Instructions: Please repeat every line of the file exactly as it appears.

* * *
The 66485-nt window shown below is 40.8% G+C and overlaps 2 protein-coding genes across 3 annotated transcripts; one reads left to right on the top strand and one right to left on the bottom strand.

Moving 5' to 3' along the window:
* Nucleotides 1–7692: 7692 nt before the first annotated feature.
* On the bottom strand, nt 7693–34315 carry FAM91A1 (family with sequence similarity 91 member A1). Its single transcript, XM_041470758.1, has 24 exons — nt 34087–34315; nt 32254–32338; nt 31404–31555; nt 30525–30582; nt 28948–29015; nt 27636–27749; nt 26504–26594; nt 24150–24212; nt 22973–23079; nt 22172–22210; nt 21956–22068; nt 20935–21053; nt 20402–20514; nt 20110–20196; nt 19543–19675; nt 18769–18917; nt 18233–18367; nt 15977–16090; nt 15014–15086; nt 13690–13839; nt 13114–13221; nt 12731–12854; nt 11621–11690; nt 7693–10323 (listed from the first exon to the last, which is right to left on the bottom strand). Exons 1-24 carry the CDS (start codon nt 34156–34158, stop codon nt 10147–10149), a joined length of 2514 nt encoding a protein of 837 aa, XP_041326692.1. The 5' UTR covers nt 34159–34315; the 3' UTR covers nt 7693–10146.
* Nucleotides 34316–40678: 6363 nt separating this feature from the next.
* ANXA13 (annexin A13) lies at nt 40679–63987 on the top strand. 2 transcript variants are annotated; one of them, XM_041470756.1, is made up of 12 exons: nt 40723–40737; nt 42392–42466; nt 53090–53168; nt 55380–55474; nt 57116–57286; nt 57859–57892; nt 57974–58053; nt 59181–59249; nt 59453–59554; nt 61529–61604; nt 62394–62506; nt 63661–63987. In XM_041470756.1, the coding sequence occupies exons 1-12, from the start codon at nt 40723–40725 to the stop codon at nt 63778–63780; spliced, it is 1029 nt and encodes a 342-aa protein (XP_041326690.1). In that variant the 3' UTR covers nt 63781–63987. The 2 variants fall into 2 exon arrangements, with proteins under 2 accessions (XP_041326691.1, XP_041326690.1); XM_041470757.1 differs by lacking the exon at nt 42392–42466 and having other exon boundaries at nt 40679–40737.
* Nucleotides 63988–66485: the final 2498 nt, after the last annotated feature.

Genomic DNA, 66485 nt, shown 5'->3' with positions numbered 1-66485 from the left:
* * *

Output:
The 66485-nt window shown below is 40.8% G+C and overlaps 2 protein-coding genes across 3 annotated transcripts; one reads left to right on the top strand and one right to left on the bottom strand.

Moving 5' to 3' along the window:
* Nucleotides 1–7692: 7692 nt before the first annotated feature.
* On the bottom strand, nt 7693–34315 carry FAM91A1 (family with sequence similarity 91 member A1). Its single transcript, XM_041470758.1, has 24 exons — nt 34087–34315; nt 32254–32338; nt 31404–31555; nt 30525–30582; nt 28948–29015; nt 27636–27749; nt 26504–26594; nt 24150–24212; nt 22973–23079; nt 22172–22210; nt 21956–22068; nt 20935–21053; nt 20402–20514; nt 20110–20196; nt 19543–19675; nt 18769–18917; nt 18233–18367; nt 15977–16090; nt 15014–15086; nt 13690–13839; nt 13114–13221; nt 12731–12854; nt 11621–11690; nt 7693–10323 (listed from the first exon to the last, which is right to left on the bottom strand). Exons 1-24 carry the CDS (start codon nt 34156–34158, stop codon nt 10147–10149), a joined length of 2514 nt encoding a protein of 837 aa, XP_041326692.1. The 5' UTR covers nt 34159–34315; the 3' UTR covers nt 7693–10146.
* Nucleotides 34316–40678: 6363 nt separating this feature from the next.
* ANXA13 (annexin A13) lies at nt 40679–63987 on the top strand. 2 transcript variants are annotated; one of them, XM_041470756.1, is made up of 12 exons: nt 40723–40737; nt 42392–42466; nt 53090–53168; nt 55380–55474; nt 57116–57286; nt 57859–57892; nt 57974–58053; nt 59181–59249; nt 59453–59554; nt 61529–61604; nt 62394–62506; nt 63661–63987. In XM_041470756.1, the coding sequence occupies exons 1-12, from the start codon at nt 40723–40725 to the stop codon at nt 63778–63780; spliced, it is 1029 nt and encodes a 342-aa protein (XP_041326690.1). In that variant the 3' UTR covers nt 63781–63987. The 2 variants fall into 2 exon arrangements, with proteins under 2 accessions (XP_041326691.1, XP_041326690.1); XM_041470757.1 differs by lacking the exon at nt 42392–42466 and having other exon boundaries at nt 40679–40737.
* Nucleotides 63988–66485: the final 2498 nt, after the last annotated feature.

Genomic DNA, 66485 nt, shown 5'->3' with positions numbered 1-66485 from the left: